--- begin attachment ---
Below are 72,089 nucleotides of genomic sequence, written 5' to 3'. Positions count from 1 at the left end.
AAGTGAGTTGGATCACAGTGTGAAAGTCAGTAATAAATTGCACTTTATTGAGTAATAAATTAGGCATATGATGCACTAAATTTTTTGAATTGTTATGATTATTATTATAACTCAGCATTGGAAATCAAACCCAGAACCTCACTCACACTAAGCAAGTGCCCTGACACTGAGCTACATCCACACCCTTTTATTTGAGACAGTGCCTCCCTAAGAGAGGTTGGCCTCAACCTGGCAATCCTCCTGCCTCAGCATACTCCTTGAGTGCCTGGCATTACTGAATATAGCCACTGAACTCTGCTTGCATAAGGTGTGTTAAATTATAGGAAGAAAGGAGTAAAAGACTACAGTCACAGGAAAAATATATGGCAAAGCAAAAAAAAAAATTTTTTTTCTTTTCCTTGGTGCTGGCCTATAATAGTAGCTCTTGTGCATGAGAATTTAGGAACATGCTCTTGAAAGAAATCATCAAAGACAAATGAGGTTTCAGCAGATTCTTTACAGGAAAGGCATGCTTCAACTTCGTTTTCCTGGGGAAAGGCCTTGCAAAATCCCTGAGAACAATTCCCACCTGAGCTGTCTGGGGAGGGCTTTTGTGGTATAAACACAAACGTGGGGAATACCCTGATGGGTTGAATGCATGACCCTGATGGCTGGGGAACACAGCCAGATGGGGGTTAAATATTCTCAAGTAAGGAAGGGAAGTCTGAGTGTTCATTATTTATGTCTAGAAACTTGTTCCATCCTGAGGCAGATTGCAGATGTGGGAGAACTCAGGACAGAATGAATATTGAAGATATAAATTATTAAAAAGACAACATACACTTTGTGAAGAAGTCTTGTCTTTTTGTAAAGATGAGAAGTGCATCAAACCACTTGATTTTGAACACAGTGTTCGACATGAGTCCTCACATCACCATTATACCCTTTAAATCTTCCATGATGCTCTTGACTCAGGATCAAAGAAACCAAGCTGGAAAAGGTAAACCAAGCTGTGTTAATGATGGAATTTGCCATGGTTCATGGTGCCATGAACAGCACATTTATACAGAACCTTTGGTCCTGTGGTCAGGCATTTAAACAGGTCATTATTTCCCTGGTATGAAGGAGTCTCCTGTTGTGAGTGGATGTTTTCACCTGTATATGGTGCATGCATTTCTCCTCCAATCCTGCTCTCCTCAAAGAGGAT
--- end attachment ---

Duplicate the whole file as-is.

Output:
Below are 72,089 nucleotides of genomic sequence, written 5' to 3'. Positions count from 1 at the left end.
AAGTGAGTTGGATCACAGTGTGAAAGTCAGTAATAAATTGCACTTTATTGAGTAATAAATTAGGCATATGATGCACTAAATTTTTTGAATTGTTATGATTATTATTATAACTCAGCATTGGAAATCAAACCCAGAACCTCACTCACACTAAGCAAGTGCCCTGACACTGAGCTACATCCACACCCTTTTATTTGAGACAGTGCCTCCCTAAGAGAGGTTGGCCTCAACCTGGCAATCCTCCTGCCTCAGCATACTCCTTGAGTGCCTGGCATTACTGAATATAGCCACTGAACTCTGCTTGCATAAGGTGTGTTAAATTATAGGAAGAAAGGAGTAAAAGACTACAGTCACAGGAAAAATATATGGCAAAGCAAAAAAAAAAATTTTTTTTCTTTTCCTTGGTGCTGGCCTATAATAGTAGCTCTTGTGCATGAGAATTTAGGAACATGCTCTTGAAAGAAATCATCAAAGACAAATGAGGTTTCAGCAGATTCTTTACAGGAAAGGCATGCTTCAACTTCGTTTTCCTGGGGAAAGGCCTTGCAAAATCCCTGAGAACAATTCCCACCTGAGCTGTCTGGGGAGGGCTTTTGTGGTATAAACACAAACGTGGGGAATACCCTGATGGGTTGAATGCATGACCCTGATGGCTGGGGAACACAGCCAGATGGGGGTTAAATATTCTCAAGTAAGGAAGGGAAGTCTGAGTGTTCATTATTTATGTCTAGAAACTTGTTCCATCCTGAGGCAGATTGCAGATGTGGGAGAACTCAGGACAGAATGAATATTGAAGATATAAATTATTAAAAAGACAACATACACTTTGTGAAGAAGTCTTGTCTTTTTGTAAAGATGAGAAGTGCATCAAACCACTTGATTTTGAACACAGTGTTCGACATGAGTCCTCACATCACCATTATACCCTTTAAATCTTCCATGATGCTCTTGACTCAGGATCAAAGAAACCAAGCTGGAAAAGGTAAACCAAGCTGTGTTAATGATGGAATTTGCCATGGTTCATGGTGCCATGAACAGCACATTTATACAGAACCTTTGGTCCTGTGGTCAGGCATTTAAACAGGTCATTATTTCCCTGGTATGAAGGAGTCTCCTGTTGTGAGTGGATGTTTTCACCTGTATATGGTGCATGCATTTCTCCTCCAATCCTGCTCTCCTCAAAGAGGAT